The company provides extensive pre and post-arrival supports to their workers. Before they arrive in Canada, they have received up to 160 hours of English language training. They also received an orientation package about Canadian culture, community and settlement information.

After the workers arrive, support continues, including additional ESL support. In Maple Leaf Foods’ Brandon, Manitoba plant, English classes are run after hours and on weekends in an on-site training facility. Funded by the union and by Maple Leaf Foods, classes are free for workers.

Classes aim to get workers to Canadian Language Benchmarks (CLB) 4, to ensure they can communicate adequately on the job. During workplace orientation, translation and interpretation is also provided. All important written communication, such as health and safety information, is translated into workers’ native language. As some workers develop adequate language skills, they also act as interpreters in the workplace. Anyone who needs ESL training can attend classes.

Looking Locally for Global Talent

Canada’s recent immigrant arrivals are an essential part of Maple Leaf Foods strategy to grow their workforce. Yaeger recognizes that there are challenges to attracting and settling newcomers in small communities and rural areas. Newcomers tend to land in more urban centres, such as Winnipeg. Maple Leaf provides relocation packages, up to $5000 to relocate to Brandon. They’re making progress: “we’re getting enough workers through working with local newcomer associations that we’ve been connecting with. We’ve brought in a lot of workers who are newcomers to Canada.”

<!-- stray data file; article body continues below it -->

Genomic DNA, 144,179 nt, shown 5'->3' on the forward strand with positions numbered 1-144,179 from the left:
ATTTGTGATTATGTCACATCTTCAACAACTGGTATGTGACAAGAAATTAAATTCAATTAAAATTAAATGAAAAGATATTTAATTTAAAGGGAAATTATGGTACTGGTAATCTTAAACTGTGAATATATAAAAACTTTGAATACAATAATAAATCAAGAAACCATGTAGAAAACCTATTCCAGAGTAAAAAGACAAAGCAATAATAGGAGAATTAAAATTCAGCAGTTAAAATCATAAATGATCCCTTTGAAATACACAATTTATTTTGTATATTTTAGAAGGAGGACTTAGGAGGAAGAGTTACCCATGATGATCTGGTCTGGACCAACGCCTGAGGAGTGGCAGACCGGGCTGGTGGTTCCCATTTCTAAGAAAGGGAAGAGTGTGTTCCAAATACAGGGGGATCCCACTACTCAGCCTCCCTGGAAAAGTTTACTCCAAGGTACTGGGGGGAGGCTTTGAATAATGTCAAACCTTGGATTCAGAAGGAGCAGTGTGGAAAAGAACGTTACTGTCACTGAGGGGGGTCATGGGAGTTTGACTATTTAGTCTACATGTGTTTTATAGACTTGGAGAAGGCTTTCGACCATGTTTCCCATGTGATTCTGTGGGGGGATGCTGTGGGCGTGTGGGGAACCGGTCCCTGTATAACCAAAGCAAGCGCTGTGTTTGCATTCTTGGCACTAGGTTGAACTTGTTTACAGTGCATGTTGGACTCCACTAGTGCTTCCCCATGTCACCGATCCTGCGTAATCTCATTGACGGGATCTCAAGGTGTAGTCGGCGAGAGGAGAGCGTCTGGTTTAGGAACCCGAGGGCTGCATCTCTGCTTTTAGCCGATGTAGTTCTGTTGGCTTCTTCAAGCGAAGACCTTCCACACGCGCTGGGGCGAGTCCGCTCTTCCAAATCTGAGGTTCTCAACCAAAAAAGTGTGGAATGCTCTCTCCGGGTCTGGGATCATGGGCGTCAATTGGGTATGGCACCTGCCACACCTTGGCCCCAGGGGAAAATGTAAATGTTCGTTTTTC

Yaeger has made direct connections with community groups. She works with them to ensure they know about job opportunities, and what Maple Leaf Foods is looking for. When newcomers are looking for work, she wants them to understand what’s available at Maple Leaf Foods.

The company still relies on some highly skilled transitional foreign workers for specific skilled labour they can’t find in Canada. As they raise their profile among immigrant groups, they’re hoping to help reach and support more newcomers with jobs.

Success

The City of Brandon’s population in the 2016 Census was 48,859, just over a 6% increase from the 2011 Census. Brandon’s growth has kept pace with the fastest growing cities in Canada and demonstrates the opportunities available for individuals, families, and businesses to grow and succeed.

For the first time in years, Brandon’s schools are filling up, houses are being built and new businesses are opening their doors. New comer attraction and retention strategies at the Maple Leaf Commercial Foods’ Brandon plant have positively increased local population growth, spurring the economy forward at a rate unseen for decades. In 2012, the vacancy rate in Brandon was less than 0.5 per cent and the unemployment rate sitting at a comfortable 2.8 per cent.

Source: Hire Immigrants

 

Making it Work for You:

  • If English classes offered near you are not accessible to your workforce, work with internal resources (such as unions, worker groups, etc.) to create and offer classes that fit with your workforce schedule.
  • When you hire new employees from other places or other cities and town, provide them with the type of welcome and orientation package to the new community you would want.
  • Stabilizing your workforce means providing the right supports and making long-term plans to integrate and welcome newcomers.